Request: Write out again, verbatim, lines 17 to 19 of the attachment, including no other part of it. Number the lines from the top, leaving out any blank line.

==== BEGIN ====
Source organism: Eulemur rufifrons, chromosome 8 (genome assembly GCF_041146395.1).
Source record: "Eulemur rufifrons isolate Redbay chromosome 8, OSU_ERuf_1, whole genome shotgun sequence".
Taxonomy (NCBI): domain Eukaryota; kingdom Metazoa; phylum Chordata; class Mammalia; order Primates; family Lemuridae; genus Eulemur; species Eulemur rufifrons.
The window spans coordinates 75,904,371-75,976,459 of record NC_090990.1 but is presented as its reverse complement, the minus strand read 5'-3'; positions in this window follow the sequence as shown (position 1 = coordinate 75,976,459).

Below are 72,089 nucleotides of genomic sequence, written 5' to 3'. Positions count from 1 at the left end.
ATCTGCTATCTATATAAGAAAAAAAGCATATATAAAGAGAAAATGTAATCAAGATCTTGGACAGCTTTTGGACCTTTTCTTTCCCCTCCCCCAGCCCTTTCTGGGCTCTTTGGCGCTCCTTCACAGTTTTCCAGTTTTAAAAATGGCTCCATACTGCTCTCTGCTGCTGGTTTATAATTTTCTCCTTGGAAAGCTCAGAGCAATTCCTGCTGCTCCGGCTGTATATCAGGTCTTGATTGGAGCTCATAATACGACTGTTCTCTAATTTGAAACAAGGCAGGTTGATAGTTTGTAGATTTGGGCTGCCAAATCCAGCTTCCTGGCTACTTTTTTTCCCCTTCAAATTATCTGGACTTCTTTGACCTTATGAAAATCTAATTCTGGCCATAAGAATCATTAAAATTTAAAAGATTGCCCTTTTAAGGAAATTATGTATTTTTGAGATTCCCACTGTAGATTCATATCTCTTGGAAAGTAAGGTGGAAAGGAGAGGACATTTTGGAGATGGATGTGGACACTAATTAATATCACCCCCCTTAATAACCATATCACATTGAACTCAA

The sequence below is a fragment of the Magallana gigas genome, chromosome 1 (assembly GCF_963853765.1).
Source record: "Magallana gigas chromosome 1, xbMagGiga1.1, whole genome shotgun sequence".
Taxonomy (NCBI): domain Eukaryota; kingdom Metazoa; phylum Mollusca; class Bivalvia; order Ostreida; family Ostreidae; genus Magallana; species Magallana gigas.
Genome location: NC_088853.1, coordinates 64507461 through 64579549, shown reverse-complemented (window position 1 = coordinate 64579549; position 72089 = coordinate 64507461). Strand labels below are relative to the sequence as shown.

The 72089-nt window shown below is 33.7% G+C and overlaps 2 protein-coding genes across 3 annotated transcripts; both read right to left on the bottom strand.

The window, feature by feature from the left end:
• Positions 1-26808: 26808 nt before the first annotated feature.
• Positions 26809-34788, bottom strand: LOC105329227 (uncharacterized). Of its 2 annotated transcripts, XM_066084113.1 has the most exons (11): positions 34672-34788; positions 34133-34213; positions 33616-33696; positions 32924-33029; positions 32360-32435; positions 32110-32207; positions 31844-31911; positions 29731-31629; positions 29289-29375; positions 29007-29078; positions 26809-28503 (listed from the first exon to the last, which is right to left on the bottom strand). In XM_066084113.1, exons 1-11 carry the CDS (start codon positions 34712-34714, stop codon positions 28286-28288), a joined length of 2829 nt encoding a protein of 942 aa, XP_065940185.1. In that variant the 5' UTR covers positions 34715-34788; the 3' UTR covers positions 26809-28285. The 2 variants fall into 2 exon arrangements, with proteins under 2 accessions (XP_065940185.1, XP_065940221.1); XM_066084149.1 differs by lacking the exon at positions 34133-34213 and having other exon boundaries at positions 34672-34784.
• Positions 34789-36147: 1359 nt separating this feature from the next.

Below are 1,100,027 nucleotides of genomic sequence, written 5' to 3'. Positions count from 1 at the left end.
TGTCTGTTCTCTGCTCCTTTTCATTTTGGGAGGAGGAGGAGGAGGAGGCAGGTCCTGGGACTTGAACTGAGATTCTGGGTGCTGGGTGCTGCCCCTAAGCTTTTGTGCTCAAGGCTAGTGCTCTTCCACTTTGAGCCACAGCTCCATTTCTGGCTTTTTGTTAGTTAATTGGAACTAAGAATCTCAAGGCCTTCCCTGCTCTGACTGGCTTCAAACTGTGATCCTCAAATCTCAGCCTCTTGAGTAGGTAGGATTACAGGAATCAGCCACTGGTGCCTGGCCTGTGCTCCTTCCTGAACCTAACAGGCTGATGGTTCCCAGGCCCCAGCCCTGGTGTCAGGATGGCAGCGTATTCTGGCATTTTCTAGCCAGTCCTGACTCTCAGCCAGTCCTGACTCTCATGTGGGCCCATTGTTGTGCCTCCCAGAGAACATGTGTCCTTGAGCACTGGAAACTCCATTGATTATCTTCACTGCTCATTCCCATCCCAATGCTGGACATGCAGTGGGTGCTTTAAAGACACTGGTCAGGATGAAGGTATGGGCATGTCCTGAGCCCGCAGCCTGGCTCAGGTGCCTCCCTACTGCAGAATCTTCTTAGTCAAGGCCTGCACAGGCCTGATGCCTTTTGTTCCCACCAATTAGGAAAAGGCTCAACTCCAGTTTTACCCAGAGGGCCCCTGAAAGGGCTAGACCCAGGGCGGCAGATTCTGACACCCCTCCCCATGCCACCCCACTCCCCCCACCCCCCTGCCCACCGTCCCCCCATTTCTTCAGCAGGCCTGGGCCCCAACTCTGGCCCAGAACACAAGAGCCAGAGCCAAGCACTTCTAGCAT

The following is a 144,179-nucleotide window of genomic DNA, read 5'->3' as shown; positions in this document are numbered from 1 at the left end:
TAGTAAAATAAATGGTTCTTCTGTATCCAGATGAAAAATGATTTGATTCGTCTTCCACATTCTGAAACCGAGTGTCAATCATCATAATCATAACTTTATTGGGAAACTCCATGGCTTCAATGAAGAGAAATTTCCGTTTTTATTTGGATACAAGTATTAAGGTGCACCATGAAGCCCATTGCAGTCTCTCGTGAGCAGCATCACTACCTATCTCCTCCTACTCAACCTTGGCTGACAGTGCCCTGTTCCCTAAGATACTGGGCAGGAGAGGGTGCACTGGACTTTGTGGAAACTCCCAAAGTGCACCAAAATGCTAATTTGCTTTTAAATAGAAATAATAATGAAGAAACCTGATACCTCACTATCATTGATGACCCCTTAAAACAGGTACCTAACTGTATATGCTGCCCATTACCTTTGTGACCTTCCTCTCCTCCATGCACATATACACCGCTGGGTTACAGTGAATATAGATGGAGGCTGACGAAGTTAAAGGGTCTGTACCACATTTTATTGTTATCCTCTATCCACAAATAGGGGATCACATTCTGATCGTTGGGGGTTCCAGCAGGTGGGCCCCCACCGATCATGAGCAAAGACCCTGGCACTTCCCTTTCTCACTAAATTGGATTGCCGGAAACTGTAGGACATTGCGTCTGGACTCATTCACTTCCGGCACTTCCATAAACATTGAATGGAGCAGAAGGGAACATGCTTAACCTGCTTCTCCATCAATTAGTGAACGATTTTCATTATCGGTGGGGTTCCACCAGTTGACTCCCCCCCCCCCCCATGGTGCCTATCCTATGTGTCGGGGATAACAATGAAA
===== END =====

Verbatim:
TGTCTGTTCTCTGCTCCTTTTCATTTTGGGAGGAGGAGGAGGAGGAGGCAGGTCCTGGGACTTGAACTGAGATTCTGGGTGCTGGGTGCTGCCCCTAAGCTTTTGTGCTCAAGGCTAGTGCTCTTCCACTTTGAGCCACAGCTCCATTTCTGGCTTTTTGTTAGTTAATTGGAACTAAGAATCTCAAGGCCTTCCCTGCTCTGACTGGCTTCAAACTGTGATCCTCAAATCTCAGCCTCTTGAGTAGGTAGGATTACAGGAATCAGCCACTGGTGCCTGGCCTGTGCTCCTTCCTGAACCTAACAGGCTGATGGTTCCCAGGCCCCAGCCCTGGTGTCAGGATGGCAGCGTATTCTGGCATTTTCTAGCCAGTCCTGACTCTCAGCCAGTCCTGACTCTCATGTGGGCCCATTGTTGTGCCTCCCAGAGAACATGTGTCCTTGAGCACTGGAAACTCCATTGATTATCTTCACTGCTCATTCCCATCCCAATGCTGGACATGCAGTGGGTGCTTTAAAGACACTGGTCAGGATGAAGGTATGGGCATGTCCTGAGCCCGCAGCCTGGCTCAGGTGCCTCCCTACTGCAGAATCTTCTTAGTCAAGGCCTGCACAGGCCTGATGCCTTTTGTTCCCACCAATTAGGAAAAGGCTCAACTCCAGTTTTACCCAGAGGGCCCCTGAAAGGGCTAGACCCAGGGCGGCAGATTCTGACACCCCTCCCCATGCCACCCCACTCCCCCCACCCCCCTGCCCACCGTCCCCCCATTTCTTCAGCAGGCCTGGGCCCCAACTCTGGCCCAGAACACAAGAGCCAGAGCCAAGCACTTCTAGCAT

The following is a 144,179-nucleotide window of genomic DNA, read 5'->3' as shown; positions in this document are numbered from 1 at the left end:
TAGTAAAATAAATGGTTCTTCTGTATCCAGATGAAAAATGATTTGATTCGTCTTCCACATTCTGAAACCGAGTGTCAATCATCATAATCATAACTTTATTGGGAAACTCCATGGCTTCAATGAAGAGAAATTTCCGTTTTTATTTGGATACAAGTATTAAGGTGCACCATGAAGCCCATTGCAGTCTCTCGTGAGCAGCATCACTACCTATCTCCTCCTACTCAACCTTGGCTGACAGTGCCCTGTTCCCTAAGATACTGGGCAGGAGAGGGTGCACTGGACTTTGTGGAAACTCCCAAAGTGCACCAAAATGCTAATTTGCTTTTAAATAGAAATAATAATGAAGAAACCTGATACCTCACTATCATTGATGACCCCTTAAAACAGGTACCTAACTGTATATGCTGCCCATTACCTTTGTGACCTTCCTCTCCTCCATGCACATATACACCGCTGGGTTACAGTGAATATAGATGGAGGCTGACGAAGTTAAAGGGTCTGTACCACATTTTATTGTTATCCTCTATCCACAAATAGGGGATCACATTCTGATCGTTGGGGGTTCCAGCAGGTGGGCCCCCACCGATCATGAGCAAAGACCCTGGCACTTCCCTTTCTCACTAAATTGGATTGCCGGAAACTGTAGGACATTGCGTCTGGACTCATTCACTTCCGGCACTTCCATAAACATTGAATGGAGCAGAAGGGAACATGCTTAACCTGCTTCTCCATCAATTAGTGAACGATTTTCATTATCGGTGGGGTTCCACCAGTTGACTCCCCCCCCCCCCCATGGTGCCTATCCTATGTGTCGGGGATAACAATGAAA